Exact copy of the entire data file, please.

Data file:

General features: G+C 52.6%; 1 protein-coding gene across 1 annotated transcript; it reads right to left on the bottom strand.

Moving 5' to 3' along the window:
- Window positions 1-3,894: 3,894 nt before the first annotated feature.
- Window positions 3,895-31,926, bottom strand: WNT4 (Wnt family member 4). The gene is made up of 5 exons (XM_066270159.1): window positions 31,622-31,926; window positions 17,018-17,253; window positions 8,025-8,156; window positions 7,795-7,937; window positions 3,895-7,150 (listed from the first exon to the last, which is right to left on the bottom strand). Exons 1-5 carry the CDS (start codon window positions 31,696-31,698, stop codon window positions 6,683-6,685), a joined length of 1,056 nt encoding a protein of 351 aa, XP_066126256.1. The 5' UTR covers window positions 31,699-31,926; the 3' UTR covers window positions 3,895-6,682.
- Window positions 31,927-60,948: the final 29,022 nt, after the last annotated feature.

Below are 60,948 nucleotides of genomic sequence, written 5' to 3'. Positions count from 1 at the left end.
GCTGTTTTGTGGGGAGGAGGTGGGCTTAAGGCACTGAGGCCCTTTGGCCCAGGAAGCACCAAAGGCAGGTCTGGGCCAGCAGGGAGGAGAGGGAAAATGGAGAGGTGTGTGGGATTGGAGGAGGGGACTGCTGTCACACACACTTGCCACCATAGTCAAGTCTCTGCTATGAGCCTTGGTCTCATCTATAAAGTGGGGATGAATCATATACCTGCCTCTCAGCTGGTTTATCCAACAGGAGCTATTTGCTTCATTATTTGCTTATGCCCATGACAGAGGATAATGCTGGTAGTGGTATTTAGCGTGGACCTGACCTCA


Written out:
General features: G+C 52.6%; 1 protein-coding gene across 1 annotated transcript; it reads right to left on the bottom strand.

Moving 5' to 3' along the window:
- Window positions 1-3,894: 3,894 nt before the first annotated feature.
- Window positions 3,895-31,926, bottom strand: WNT4 (Wnt family member 4). The gene is made up of 5 exons (XM_066270159.1): window positions 31,622-31,926; window positions 17,018-17,253; window positions 8,025-8,156; window positions 7,795-7,937; window positions 3,895-7,150 (listed from the first exon to the last, which is right to left on the bottom strand). Exons 1-5 carry the CDS (start codon window positions 31,696-31,698, stop codon window positions 6,683-6,685), a joined length of 1,056 nt encoding a protein of 351 aa, XP_066126256.1. The 5' UTR covers window positions 31,699-31,926; the 3' UTR covers window positions 3,895-6,682.
- Window positions 31,927-60,948: the final 29,022 nt, after the last annotated feature.

Below are 60,948 nucleotides of genomic sequence, written 5' to 3'. Positions count from 1 at the left end.
GCTGTTTTGTGGGGAGGAGGTGGGCTTAAGGCACTGAGGCCCTTTGGCCCAGGAAGCACCAAAGGCAGGTCTGGGCCAGCAGGGAGGAGAGGGAAAATGGAGAGGTGTGTGGGATTGGAGGAGGGGACTGCTGTCACACACACTTGCCACCATAGTCAAGTCTCTGCTATGAGCCTTGGTCTCATCTATAAAGTGGGGATGAATCATATACCTGCCTCTCAGCTGGTTTATCCAACAGGAGCTATTTGCTTCATTATTTGCTTATGCCCATGACAGAGGATAATGCTGGTAGTGGTATTTAGCGTGGACCTGACCTCA